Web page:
The consequences of poor achievement in literacy in the early years are pervasive,
having detrimental effects on future school performance, cognitive capacity, self-esteem, motivation to read and school retention.
It is a big week for the Letchford family! This week, my son Nicholas takes his final oral examination to complete his DPhil from Oxford. This is the same boy the school diagnostician called, The worst child I’ve seen in twenty years of teaching! It has been a very long road, culminating in this major event. As a seven-year-old, Nicholas failed to learn to read in his first year of school. Testing showed he had less than ten words, limited concentration, no spatial awareness, and no strengths. It is possible that this year could have defined his future. Thankfully it didn’t.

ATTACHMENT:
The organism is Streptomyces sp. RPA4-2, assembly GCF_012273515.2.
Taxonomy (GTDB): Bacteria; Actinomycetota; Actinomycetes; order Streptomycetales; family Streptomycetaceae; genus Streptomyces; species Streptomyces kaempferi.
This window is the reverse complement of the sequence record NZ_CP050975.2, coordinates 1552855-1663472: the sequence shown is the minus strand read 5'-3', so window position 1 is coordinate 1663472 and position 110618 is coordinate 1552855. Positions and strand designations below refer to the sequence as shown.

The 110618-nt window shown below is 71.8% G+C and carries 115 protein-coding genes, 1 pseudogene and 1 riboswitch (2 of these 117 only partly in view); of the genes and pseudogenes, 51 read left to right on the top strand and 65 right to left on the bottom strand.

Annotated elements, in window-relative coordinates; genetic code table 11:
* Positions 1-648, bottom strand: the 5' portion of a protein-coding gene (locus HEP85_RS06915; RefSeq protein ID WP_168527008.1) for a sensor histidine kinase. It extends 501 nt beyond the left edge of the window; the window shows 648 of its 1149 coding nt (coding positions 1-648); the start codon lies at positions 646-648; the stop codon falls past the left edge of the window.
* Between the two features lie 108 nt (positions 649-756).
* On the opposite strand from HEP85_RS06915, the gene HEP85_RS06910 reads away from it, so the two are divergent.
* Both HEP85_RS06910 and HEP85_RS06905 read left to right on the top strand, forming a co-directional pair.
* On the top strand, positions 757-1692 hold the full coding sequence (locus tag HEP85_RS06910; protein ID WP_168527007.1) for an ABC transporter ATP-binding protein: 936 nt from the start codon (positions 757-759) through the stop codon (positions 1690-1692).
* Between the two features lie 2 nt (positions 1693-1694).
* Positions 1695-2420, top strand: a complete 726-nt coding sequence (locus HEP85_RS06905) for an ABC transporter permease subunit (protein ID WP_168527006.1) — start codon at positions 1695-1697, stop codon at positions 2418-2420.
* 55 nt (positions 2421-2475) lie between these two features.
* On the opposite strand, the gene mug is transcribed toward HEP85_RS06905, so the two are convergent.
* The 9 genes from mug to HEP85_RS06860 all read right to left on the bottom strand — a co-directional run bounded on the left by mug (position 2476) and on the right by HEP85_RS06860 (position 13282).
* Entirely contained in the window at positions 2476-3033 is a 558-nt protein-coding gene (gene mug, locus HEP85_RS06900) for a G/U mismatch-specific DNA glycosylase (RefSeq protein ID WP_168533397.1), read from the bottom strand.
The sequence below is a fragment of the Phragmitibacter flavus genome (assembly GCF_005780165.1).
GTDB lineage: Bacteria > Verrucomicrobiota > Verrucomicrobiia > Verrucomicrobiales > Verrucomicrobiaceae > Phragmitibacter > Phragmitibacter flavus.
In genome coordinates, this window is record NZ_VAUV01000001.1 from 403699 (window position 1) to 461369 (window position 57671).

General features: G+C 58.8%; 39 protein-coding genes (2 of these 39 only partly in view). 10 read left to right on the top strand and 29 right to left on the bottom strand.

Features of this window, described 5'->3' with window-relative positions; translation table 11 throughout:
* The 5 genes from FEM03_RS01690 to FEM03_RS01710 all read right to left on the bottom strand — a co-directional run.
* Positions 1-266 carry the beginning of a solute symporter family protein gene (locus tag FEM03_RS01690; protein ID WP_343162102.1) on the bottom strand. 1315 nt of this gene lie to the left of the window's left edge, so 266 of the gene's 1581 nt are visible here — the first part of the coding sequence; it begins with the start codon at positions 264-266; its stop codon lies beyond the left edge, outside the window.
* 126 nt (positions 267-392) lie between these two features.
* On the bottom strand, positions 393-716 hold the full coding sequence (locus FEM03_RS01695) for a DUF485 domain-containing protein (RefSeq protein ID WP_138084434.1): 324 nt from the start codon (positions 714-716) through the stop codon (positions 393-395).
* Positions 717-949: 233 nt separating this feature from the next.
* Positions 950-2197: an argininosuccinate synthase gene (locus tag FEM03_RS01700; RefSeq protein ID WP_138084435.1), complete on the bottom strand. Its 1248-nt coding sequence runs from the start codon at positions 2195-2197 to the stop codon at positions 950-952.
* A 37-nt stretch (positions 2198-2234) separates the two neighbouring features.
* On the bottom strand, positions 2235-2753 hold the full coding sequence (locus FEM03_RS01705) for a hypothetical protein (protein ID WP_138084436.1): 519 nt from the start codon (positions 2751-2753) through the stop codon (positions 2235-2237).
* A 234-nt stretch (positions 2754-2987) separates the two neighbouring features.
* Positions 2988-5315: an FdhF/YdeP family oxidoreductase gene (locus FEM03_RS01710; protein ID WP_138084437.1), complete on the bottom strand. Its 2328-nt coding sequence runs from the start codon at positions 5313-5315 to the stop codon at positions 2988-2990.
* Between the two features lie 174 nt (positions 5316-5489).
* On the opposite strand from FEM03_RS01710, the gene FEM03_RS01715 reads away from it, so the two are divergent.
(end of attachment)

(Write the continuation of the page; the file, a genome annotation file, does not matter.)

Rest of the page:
The challenge for me, as a teacher, parent, and educator, is overcoming labels which limit children’s futures. I now work tirelessly to have students learn to read by writing poetry, engaging my struggling readers in both reading and writing with both the student and the teaching loving learning!
The above quote derives from an academic article by Reynolds, Wheldall, and Madelaine (2011).
(Cunningham & Stanovich, 1997; Ensminger & Slusarcick, 1992; Juel, 1988)
(Chapman, Tunmer, & Prochnow, 2000; Morgan, Fuchs, Compton, Cordray, & Fuchs, 2008)
(Bost & Riccomini, 2006; Ensminger & Slusarcick, 1992)